Published on IFIwatchnet, by Toby Sterling / Matt Apuzzo (Associated Press Writers), not dated.
WASHINGTON – The Inter-American Development Bank, the largest lender for projects including roads and power plants in Latin America, lost $1.9 billion on mortgages and other securities as part of an unusually aggressive investment strategy, according to internal bank documents obtained by The Associated Press.
The bank is funded by donations from wealthy countries such as the United States. It downplayed the losses even as an independent auditor blamed bank managers and called for a review of the investment strategy.
A decade ago, the bank kept its money almost exclusively in goverment bonds and bank accounts. By 2006, investments in asset-backed securities such as mortgages, credit card debt and home equity credit lines represented 60 percent of the bank’s portfolio, according to the audit.
Auditors determined the bank got in over its head …
… Congress, which likely will be asked this year to approve more money for the bank, has questions. Sen. Richard Lugar, R-Ind., challenged the bank’s Colombian president, Luis Alberto Moreno, to explain what went wrong.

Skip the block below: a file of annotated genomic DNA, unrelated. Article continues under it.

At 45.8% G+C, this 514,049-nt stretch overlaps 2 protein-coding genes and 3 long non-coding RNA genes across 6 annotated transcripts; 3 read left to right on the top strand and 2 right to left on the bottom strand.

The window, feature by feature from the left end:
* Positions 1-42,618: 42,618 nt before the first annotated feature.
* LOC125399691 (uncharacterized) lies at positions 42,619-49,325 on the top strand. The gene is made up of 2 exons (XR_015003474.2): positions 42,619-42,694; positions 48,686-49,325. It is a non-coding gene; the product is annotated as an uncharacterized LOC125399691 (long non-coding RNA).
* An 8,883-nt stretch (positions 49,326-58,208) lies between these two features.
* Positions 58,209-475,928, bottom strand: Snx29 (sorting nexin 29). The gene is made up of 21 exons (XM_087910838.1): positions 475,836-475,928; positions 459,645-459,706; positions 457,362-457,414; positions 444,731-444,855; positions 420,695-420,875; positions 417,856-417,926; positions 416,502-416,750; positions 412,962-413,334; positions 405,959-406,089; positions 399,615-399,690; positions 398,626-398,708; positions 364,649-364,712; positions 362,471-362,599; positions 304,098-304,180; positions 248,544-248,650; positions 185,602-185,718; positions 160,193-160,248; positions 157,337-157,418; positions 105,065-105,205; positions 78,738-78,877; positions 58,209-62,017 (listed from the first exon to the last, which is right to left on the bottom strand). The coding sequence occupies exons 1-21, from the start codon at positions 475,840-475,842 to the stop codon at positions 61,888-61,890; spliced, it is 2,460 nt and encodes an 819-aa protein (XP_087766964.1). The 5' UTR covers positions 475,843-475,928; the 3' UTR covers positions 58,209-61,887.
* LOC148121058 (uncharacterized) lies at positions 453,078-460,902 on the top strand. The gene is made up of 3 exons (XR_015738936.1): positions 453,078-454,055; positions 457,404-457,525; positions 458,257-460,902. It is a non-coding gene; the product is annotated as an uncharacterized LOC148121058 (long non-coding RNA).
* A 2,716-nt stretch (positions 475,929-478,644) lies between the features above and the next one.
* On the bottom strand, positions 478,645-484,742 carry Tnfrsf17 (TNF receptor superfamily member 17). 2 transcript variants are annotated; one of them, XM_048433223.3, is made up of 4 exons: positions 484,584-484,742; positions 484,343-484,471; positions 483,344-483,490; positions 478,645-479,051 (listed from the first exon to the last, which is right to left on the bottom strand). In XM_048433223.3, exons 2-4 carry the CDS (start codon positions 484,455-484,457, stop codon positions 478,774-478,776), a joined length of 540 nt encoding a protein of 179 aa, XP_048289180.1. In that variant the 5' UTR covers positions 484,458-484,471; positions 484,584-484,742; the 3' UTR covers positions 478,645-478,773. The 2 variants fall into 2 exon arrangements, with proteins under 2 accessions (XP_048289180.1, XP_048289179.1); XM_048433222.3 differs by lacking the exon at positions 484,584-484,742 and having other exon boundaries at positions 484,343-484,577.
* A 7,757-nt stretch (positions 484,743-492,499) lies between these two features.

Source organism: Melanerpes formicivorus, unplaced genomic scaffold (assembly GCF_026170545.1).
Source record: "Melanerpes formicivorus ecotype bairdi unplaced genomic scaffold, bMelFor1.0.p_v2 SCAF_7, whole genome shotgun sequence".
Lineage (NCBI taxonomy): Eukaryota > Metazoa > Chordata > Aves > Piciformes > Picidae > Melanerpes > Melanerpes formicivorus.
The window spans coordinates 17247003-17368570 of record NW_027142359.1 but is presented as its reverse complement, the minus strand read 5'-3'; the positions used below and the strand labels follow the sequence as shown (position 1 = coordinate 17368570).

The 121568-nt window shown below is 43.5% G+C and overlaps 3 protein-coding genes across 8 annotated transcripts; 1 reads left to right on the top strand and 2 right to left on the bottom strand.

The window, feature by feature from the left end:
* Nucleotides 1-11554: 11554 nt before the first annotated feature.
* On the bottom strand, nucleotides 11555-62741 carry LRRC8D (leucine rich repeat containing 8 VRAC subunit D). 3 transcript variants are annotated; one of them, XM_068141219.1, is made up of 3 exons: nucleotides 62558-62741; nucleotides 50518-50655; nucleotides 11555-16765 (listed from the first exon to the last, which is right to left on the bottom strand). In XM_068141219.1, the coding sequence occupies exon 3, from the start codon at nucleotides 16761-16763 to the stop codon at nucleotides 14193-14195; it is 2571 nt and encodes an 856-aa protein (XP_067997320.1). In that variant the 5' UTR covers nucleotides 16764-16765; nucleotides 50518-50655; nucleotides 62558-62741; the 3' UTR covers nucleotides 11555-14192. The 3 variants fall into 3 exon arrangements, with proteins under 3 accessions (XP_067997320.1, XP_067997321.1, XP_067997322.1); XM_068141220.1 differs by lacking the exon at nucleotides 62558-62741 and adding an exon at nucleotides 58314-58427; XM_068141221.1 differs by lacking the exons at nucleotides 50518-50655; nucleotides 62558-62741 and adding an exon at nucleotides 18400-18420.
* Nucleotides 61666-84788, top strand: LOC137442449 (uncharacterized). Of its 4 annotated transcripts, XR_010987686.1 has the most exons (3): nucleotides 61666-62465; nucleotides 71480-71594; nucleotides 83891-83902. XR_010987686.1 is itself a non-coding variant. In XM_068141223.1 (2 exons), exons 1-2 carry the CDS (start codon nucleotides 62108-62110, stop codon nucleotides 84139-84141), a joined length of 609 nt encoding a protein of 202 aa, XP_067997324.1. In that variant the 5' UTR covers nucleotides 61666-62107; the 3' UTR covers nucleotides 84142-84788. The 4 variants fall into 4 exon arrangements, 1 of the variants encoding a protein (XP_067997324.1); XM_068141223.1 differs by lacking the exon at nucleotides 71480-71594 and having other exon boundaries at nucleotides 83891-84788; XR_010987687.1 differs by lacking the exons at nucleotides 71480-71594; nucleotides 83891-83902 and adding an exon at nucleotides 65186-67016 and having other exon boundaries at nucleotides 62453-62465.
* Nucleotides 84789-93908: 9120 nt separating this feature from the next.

“The reported scale of the IDB’s investment portfolio losses of $1.9 billion — 10 to 100 times higher than the losses of the other development banks — is of grave concern,” Lugar wrote in a letter last week.
Batholomew sought to ease those concerns. He said discussions about whether to commit more money to the bank should be separate from discussions about its investment woes. (full text).
Links to more articles on IFIwatchnet:
50 years financing inequality, by María José Romero;
As a Way Out of the Crisis, Another World is Possible;
International Trade Union Confederation ITUC Declaration;